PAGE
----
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Originally posted by sadwolf
The disrespect may be caused by the fact that many so called Christians talk the talk but do not the walk the walk.
Originally posted by Yissachar1
reply to post by antonia
But this aint about them... This is about the lawmakers cowering to them... It has to stop...
IN recent years, there has been a wave of relentless and shameless attempts to hollow out our nation's deep-seated roots in the Christian faith. This is despite the fact that 72 per cent of the population say they are Christian. This week, a nurse in Devon is courageously taking her NHS Trust to an employment tribunal after being told she cannot wear a cross she has had since her confirmation 38 years ago. This follows the recent case of BA worker Nadia Eweida, who committed a similar "crime" of wearing a cross at work. Many Christians are content to practise their faith quietly and without fanfare. But these two cases symbolise a rot in our society. I and other Church leaders support these two brave women because their cases are merely the thin end of the wedge. We see many other situations, including the banning of school nativity plays, the inability of Christian charities to gain public funding and noise abatement orders on Sunday worshippers. This is not just about the capriciousness of local authorities, employers and the courts, it is also about Government and the State. The Church is facing an increasingly secular outlook which sees no place for religious believers in public life. Yet a faith which does not influence a believer's whole life is not a faith at all, merely a hobby or a preference. The Church and the family glue our society together, but they are being undermined. I urge Gordon Brown to reassure Christians, whether nominal or practising, that they matter. Nothing less will do. Read more: www.thesun.co.uk...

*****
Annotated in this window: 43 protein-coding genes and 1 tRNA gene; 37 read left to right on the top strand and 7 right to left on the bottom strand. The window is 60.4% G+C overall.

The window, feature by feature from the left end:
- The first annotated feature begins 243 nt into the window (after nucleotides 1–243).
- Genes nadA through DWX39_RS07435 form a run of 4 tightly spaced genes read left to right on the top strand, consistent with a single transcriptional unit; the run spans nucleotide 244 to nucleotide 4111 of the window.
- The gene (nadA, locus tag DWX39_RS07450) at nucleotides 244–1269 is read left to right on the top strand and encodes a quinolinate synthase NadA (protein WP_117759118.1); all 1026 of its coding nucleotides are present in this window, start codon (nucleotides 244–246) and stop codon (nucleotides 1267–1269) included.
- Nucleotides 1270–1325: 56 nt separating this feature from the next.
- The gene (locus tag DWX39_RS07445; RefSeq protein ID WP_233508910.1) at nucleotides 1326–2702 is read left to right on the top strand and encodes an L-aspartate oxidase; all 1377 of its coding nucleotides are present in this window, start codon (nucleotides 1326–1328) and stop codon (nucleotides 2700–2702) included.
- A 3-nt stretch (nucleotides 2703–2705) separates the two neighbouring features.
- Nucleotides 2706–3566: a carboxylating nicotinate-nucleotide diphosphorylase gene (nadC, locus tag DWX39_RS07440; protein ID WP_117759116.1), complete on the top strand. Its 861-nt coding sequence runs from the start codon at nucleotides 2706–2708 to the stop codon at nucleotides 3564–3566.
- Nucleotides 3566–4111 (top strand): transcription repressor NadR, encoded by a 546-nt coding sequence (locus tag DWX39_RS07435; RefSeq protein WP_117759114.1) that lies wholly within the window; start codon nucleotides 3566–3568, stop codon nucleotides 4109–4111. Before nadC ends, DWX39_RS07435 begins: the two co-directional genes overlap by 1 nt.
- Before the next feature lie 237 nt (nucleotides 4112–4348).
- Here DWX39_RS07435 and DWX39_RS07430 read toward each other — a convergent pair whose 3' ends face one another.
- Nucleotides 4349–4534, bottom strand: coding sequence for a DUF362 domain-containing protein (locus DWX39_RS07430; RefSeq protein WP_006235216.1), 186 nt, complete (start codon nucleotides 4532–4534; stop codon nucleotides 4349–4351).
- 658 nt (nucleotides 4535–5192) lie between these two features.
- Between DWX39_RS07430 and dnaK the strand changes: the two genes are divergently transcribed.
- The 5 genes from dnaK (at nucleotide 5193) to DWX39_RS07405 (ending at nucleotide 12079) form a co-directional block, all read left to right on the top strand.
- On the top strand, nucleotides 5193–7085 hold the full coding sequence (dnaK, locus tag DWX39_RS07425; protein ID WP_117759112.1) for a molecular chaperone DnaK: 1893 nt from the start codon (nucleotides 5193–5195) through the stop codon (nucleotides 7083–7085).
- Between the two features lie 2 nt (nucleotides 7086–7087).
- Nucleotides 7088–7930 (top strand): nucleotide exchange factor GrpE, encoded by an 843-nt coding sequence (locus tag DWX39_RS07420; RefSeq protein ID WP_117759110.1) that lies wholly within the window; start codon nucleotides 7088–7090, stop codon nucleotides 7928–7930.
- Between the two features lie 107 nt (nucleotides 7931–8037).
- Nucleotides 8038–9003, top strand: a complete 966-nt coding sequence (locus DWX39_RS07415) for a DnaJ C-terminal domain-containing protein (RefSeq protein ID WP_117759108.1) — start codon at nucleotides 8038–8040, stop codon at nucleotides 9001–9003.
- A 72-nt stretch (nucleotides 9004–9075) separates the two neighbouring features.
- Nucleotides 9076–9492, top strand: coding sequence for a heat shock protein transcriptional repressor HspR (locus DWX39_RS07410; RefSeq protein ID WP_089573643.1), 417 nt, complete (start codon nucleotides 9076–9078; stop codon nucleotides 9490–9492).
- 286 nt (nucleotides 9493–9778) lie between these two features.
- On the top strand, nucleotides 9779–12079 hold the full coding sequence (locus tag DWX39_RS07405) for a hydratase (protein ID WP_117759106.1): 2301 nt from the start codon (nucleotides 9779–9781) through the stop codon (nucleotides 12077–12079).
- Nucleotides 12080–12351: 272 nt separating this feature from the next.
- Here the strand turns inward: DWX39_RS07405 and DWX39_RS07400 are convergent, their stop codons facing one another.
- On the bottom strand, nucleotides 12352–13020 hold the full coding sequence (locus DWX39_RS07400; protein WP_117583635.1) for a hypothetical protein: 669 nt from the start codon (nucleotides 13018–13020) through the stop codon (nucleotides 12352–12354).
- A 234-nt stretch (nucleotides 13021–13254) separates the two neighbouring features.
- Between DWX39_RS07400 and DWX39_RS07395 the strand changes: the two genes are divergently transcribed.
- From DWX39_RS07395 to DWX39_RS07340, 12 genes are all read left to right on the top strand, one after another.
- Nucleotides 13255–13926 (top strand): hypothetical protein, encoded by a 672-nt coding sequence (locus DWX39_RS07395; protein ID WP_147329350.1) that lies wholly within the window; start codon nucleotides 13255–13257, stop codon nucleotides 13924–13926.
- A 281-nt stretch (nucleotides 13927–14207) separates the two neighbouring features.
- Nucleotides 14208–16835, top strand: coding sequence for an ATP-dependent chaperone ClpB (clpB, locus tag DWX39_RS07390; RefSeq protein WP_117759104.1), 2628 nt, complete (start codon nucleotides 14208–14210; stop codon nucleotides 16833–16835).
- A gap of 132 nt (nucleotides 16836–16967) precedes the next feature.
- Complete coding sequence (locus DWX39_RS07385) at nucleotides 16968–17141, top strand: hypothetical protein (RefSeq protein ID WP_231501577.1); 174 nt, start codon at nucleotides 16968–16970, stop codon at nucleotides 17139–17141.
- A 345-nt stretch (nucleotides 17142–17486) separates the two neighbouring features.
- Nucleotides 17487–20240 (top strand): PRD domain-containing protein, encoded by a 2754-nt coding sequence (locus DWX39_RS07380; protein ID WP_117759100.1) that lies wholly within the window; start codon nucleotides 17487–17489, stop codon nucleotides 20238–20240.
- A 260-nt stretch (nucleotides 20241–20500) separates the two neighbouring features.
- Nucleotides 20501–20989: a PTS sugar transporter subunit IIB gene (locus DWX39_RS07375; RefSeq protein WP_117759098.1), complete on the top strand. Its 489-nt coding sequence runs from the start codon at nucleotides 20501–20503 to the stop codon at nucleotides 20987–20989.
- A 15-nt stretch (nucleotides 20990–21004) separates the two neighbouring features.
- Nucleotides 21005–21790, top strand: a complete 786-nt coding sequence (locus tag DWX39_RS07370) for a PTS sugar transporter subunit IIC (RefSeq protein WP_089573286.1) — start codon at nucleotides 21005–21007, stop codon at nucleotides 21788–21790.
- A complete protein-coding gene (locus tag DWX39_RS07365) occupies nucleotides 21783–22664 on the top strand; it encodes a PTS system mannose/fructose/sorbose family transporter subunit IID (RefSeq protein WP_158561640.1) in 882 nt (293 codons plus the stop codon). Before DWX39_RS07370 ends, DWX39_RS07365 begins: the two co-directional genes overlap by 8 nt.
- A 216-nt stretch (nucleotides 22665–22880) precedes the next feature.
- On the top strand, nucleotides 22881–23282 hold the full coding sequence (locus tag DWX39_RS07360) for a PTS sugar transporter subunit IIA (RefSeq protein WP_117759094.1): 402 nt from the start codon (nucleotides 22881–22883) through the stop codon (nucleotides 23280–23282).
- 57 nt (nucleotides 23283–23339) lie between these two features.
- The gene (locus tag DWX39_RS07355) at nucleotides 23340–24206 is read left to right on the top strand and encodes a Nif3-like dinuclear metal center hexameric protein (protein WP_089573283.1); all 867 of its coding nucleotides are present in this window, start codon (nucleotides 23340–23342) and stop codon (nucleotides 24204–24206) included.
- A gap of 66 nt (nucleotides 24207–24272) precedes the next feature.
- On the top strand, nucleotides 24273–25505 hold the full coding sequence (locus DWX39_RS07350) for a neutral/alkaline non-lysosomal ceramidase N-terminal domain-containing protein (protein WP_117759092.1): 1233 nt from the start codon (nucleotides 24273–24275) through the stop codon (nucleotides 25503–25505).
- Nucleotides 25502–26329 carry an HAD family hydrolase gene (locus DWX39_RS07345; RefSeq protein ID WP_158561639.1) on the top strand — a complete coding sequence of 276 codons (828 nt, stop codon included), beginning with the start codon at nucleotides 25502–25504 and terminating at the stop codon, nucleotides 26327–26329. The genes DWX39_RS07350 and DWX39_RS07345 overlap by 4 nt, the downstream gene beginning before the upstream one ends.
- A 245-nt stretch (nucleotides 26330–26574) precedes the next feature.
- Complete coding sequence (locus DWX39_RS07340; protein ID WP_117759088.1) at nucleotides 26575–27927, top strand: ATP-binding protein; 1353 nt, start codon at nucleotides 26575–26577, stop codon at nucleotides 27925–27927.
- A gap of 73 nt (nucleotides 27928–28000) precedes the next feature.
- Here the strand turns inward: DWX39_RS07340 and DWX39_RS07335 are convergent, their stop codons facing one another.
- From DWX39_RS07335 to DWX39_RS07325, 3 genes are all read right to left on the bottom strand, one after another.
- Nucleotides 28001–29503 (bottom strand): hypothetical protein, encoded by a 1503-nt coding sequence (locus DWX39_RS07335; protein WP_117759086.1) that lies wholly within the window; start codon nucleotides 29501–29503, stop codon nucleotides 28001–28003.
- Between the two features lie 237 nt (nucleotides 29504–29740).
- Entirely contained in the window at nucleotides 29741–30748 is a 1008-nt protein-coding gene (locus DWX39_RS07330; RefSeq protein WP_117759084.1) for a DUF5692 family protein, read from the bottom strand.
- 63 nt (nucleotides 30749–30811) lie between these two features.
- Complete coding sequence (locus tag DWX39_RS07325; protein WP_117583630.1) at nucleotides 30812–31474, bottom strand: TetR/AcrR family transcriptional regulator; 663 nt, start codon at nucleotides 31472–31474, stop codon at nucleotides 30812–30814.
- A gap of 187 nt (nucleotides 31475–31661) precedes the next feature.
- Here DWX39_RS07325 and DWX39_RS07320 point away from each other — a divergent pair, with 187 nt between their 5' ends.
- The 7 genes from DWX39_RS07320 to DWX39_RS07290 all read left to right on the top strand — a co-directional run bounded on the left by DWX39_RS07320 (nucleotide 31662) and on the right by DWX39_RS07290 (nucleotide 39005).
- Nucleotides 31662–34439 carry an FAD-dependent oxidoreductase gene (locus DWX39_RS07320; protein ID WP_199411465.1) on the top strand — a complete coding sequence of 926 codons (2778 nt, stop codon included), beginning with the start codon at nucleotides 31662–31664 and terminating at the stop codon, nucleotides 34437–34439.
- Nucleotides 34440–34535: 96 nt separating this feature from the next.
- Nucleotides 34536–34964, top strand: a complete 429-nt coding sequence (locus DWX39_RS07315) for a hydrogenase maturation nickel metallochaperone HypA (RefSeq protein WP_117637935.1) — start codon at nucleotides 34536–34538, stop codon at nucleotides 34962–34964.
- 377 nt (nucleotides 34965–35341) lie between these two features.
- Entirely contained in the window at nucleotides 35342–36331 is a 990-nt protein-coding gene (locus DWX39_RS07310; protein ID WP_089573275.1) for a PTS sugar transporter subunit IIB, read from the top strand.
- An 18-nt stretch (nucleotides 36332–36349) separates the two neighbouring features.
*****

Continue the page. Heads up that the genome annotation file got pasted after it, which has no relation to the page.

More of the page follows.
reply to post by Bunken Drum
Well, the minute christian institutions pay their taxes, just like any other social organisation, give up their subsidised access to our children & get their bishops out of the house of lords where they exercise disproportionate power in our democracy, then I'll agree that discriminating against them in the UK is uncalled for.
Originally posted by Yissachar1
In the Mosques in the UK non believers are constantly being preached against and told to be killed by believers..
Originally posted by woodwardjnr
As far as religions go, the Church of England is a pretty benign denomination. It requires less from it's followers than any other prominent religions within our communities. Maybe this is why it's feeling discriminated against, because it doesn't shout as loud as other faiths within the UK.
I can't actually think of a religious person I know. I know no one who goes to church, most people just don't see how religion fits in with our modern understanding of the world due to the discoveries of science. The Church is a dying institution in the UK. Unfortunately other religions have a stronger hold over their followers and will therefor get more attention.
[edit on 29-3-2010 by woodwardjnr]
reply to post by woodwardjnr
The Church is a dying institution in the UK.